“Soft” Bipolar Does Not Affect Antidepressant Treatment Outcomes
A combination of clinical lore and some studies have led many psychiatrists to believe that it is crucial to screen depressed patients for subtle signs of “bipolarity.” These are often said to include a family history of bipolar disorder, a history of antidepressant-induced mania or hypomania, hypersomnia or hyperphagia during depression, and others. It has been suggested that patients with soft signs of bipolar disorder are relatively treatment resistant to antidepressants, and may even do worse overall if maintained on such meds. Others disagree, finding that identifying soft bipolar symptoms in depressed patients does little to help guide treatment. A recent study adds new data to inform this ongoing controversy. Researchers used data from the Sequential Treatment Alternatives to Relieve Depression (STAR*D) trials to examine whether subsyndromal bipolar symptoms predicted poor treatment response to a variety of antidepressant treatments.
A total of 4,041 patients with depression were enrolled in STAR*D, and they all completed the Psychiatric Diagnosis Screening Questionnaire (PDSQ) to assess for various types of axis I pathology including psychosis and bipolarity. Patients then received treatment in the following 14-week steps until remission occurred:
- Step 1—citalopram (Celexa);
- Step 2—augmentation with buspirone (BuSpar) or bupropion (Wellbutrin), or switch to sertraline (Zoloft), venlafaxine (Effexor), or bupropion (Wellbutrin); a small subset of patients received cognitive therapy rather than augmentation or switching medication;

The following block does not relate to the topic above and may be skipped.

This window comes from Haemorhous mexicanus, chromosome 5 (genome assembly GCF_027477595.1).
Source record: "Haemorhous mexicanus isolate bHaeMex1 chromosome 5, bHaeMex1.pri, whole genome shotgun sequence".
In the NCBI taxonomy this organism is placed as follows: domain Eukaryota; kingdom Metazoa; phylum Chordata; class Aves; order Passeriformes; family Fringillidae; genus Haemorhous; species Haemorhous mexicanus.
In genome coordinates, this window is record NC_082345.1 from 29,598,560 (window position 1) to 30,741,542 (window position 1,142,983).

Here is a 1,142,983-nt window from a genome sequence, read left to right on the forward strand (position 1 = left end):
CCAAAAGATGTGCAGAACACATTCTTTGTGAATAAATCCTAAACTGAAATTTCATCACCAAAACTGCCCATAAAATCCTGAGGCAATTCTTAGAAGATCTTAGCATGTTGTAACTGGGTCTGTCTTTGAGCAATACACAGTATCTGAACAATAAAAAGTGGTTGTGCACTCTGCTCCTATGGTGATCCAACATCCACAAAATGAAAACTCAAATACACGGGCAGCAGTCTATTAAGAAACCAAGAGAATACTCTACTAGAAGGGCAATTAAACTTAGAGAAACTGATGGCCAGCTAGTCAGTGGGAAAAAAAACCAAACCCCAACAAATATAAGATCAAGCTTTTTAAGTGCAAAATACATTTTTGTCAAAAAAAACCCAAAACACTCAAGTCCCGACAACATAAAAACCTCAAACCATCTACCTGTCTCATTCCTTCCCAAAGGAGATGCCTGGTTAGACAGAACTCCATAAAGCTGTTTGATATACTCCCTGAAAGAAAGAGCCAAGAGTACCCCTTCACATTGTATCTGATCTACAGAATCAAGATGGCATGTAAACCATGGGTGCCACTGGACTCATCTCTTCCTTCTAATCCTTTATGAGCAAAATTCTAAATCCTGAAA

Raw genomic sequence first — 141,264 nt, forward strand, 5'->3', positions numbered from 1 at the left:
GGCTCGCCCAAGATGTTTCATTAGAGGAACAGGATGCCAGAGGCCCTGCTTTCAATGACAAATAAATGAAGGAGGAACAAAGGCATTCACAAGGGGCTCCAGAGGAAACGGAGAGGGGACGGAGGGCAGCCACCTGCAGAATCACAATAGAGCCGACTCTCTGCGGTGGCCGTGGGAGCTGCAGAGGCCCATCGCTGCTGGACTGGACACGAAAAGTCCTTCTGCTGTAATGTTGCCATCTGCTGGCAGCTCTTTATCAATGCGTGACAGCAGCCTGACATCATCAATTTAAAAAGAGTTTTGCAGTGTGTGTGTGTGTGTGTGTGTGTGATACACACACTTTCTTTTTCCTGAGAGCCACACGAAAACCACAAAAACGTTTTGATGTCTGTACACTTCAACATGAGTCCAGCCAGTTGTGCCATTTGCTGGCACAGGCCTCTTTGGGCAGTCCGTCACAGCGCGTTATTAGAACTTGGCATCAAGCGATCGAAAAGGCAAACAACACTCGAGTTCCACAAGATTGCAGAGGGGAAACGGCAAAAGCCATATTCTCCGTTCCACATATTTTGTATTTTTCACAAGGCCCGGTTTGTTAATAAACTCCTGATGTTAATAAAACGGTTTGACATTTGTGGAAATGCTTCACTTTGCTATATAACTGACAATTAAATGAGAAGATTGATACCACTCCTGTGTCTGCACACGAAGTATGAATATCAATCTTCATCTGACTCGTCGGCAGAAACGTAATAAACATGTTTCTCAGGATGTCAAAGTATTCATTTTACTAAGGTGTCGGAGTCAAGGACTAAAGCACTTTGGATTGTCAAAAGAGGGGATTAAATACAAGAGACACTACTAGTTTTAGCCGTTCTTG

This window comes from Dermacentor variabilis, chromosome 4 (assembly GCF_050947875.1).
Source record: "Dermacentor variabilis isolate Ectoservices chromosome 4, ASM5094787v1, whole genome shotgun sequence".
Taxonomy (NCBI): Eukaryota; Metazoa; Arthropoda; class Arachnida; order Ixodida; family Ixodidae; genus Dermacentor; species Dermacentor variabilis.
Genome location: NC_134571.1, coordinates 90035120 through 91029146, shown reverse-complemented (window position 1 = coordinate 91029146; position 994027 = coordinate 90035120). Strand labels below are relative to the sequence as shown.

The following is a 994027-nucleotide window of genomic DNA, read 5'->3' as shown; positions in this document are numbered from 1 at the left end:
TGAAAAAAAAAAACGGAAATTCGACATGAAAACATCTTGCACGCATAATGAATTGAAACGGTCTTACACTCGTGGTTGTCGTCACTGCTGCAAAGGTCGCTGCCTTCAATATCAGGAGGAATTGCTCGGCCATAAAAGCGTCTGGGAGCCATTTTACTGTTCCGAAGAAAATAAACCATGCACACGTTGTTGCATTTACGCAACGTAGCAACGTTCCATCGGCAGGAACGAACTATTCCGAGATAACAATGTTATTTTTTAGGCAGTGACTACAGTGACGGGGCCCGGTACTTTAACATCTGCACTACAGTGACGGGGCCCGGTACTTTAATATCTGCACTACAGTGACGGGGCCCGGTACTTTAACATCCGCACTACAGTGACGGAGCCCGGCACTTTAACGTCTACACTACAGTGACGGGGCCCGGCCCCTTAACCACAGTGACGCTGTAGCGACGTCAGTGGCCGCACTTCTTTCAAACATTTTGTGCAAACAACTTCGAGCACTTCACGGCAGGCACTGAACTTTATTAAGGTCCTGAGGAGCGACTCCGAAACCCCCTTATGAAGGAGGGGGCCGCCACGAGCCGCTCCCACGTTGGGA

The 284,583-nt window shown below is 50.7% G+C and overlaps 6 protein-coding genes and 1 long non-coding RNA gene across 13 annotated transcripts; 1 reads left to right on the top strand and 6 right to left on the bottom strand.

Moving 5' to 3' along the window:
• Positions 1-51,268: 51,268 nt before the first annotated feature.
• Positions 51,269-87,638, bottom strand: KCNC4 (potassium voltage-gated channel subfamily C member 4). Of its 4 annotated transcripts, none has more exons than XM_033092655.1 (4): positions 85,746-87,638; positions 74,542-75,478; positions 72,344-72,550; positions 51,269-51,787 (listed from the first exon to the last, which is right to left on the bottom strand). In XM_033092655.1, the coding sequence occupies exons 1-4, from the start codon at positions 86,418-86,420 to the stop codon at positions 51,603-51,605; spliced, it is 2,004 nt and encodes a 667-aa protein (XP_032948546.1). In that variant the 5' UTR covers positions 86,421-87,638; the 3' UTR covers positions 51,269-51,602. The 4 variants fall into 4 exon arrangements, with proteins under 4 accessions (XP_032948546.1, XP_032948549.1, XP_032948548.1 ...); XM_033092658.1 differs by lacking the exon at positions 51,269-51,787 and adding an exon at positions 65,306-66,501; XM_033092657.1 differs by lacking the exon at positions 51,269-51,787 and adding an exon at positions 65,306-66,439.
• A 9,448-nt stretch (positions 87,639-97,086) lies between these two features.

- Step 3—switch to nortriptyline (Pamelor) or mirtazapine (Remeron) or augmentation with lithium or thyroid hormone;
- Step 4—switch to tranylcypromine (Parnate) or combination of venlafaxine and mirtazapine.
Broadly defined bipolarity was common, with 38% of patients reporting at least one manic or hypomanic symptom in the past six months. However, the authors found that patients with soft bipolar symptoms did no worse on antidepressants than patients with “pure” depression. In particular, neither family history of bipolar disorder nor presence of “soft” manic symptoms were associated with poorer rates of remission. However, patients who reported even a single “psychotic-like symptom” did more poorly than other patients (Perlis RH et al, Arch Gen Psychiatry 2011;68:351–360).
TCPR’s Take: The results suggest that so-called soft bipolar disorder has little, if any impact on antidepressant treatment outcomes. In fact, because the symptoms of subsyndromal bipolar disorder correlated poorly with one another, the authors suggested that their results cast doubt on the diagnostic validity of this controversial entity. While we should continue to screen for bipolar disorder in our depressed patients, if that screen proves negative, it may be a waste of time digging around for evidence of a bipolar “spectrum” disorder.
On the other hand, some members of our editorial board pointed out that the data used by these researchers has some shortcomings: it relied on self ratings to diagnose bipolarity, and was a post hoc analysis. While this doesn’t necessarily invalidate the findings, we need to be aware of the limitations of studies as we decide whether to change our practices in response.